Serum samples were collected from 130 patients. We collected one stool sample each from 120 patients, two samples from 80 patients, and three samples from 46 patients (Figure 1). The prevalence rate of strongyloidiasis was 5%, 5.4%, or 6.7%, depending on whether it was assessed by using the stool concentration technique, the IgG-ELISA technique, or the agar plate culture technique. The use of three agar plate cultures for individual patients (the current gold standard) was 75% sensitive and 100% specific, and this method had a 100% positive predictive value (PPV) and a 98.3% negative predictive value (NPV). In contrast, serologic study by IgG-ELISA was only 42.9% sensitive and 96.3% specific, with a 42.9% PPV and a 96.3% NPV (Table 2).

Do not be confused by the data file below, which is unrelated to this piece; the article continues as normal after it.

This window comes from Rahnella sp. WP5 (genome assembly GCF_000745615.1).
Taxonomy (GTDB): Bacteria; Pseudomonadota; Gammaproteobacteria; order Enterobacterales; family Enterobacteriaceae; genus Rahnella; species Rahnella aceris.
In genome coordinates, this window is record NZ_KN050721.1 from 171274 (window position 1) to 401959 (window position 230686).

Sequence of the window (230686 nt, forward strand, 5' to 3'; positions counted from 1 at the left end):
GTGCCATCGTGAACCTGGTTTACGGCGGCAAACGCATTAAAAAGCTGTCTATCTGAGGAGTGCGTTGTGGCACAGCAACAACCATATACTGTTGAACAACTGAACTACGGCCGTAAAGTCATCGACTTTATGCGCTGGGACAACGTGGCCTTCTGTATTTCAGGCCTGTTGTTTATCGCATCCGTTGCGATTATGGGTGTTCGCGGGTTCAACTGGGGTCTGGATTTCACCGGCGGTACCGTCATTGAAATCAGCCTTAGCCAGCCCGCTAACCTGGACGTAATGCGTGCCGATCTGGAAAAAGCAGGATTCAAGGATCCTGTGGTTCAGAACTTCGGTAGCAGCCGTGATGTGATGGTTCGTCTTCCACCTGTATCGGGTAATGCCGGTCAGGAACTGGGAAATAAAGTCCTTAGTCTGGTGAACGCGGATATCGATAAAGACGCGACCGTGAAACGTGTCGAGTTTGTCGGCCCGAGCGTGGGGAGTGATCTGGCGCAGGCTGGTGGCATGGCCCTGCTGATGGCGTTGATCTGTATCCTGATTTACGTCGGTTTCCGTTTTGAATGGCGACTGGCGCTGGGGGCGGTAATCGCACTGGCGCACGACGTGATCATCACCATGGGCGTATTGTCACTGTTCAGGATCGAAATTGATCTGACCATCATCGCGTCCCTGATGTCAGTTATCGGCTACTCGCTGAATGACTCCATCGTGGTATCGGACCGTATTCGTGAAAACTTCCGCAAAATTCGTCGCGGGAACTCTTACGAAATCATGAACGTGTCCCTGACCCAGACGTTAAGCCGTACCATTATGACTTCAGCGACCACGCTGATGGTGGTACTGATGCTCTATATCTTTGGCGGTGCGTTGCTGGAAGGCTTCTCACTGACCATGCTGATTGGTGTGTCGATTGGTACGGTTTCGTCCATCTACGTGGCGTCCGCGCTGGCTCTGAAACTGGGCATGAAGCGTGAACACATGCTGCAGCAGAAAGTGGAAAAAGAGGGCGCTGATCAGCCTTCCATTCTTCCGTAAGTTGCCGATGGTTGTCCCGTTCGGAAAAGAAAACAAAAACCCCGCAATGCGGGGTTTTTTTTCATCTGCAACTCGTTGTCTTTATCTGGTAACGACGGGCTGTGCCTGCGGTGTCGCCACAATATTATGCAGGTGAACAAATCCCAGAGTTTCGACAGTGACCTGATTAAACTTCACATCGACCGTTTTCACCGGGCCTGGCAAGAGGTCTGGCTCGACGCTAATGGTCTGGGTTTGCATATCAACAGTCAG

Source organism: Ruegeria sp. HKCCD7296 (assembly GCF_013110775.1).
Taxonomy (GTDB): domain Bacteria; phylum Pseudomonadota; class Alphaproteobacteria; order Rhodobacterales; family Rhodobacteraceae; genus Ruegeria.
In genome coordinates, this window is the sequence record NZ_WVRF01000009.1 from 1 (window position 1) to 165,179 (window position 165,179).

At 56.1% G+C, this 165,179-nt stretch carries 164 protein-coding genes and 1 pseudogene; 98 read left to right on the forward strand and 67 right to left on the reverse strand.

Figure 1.
Figure 1.

Numbers and intersection of stool and blood specimens. Sp = specimen.

Citation: The American Society of Tropical Medicine and Hygiene 95, 2; 10.4269/ajtmh.16-0068

Table 2

Sensitivity, specificity, PPV, and NPV of agar plate culture and stool concentration tests of stool specimens obtained over 1, 2, or 3 days

MethodsPositive/totalCumulativeSensitivitySpecificityPPVNPV
Agar × 1, n7/12077/8112/1127/7112/113
%5.85.887.5100.0100.099.1
Agar × 2, n5/8077/8112/1127/7112/113
%6.35.887.5100.0100.099.1
Agar × 3, n3/468*8/8112/1128/8112/112
%6.56.7100.0100.0100.0100.0
Conc × 1, n6/12066/8112/1126/6112/114
%5.05.075.0100.0100.098.2
Conc × 2, n4/8066/8112/1126/6112/114
%5.05.075.0100.0100.098.2
Conc × 3, n2/4666/8112/1126/6112/114
%4.35.075.0100.0100.098.2
Serology test, n7/1303/7104/1083/7104/108
%5.442.996.342.996.3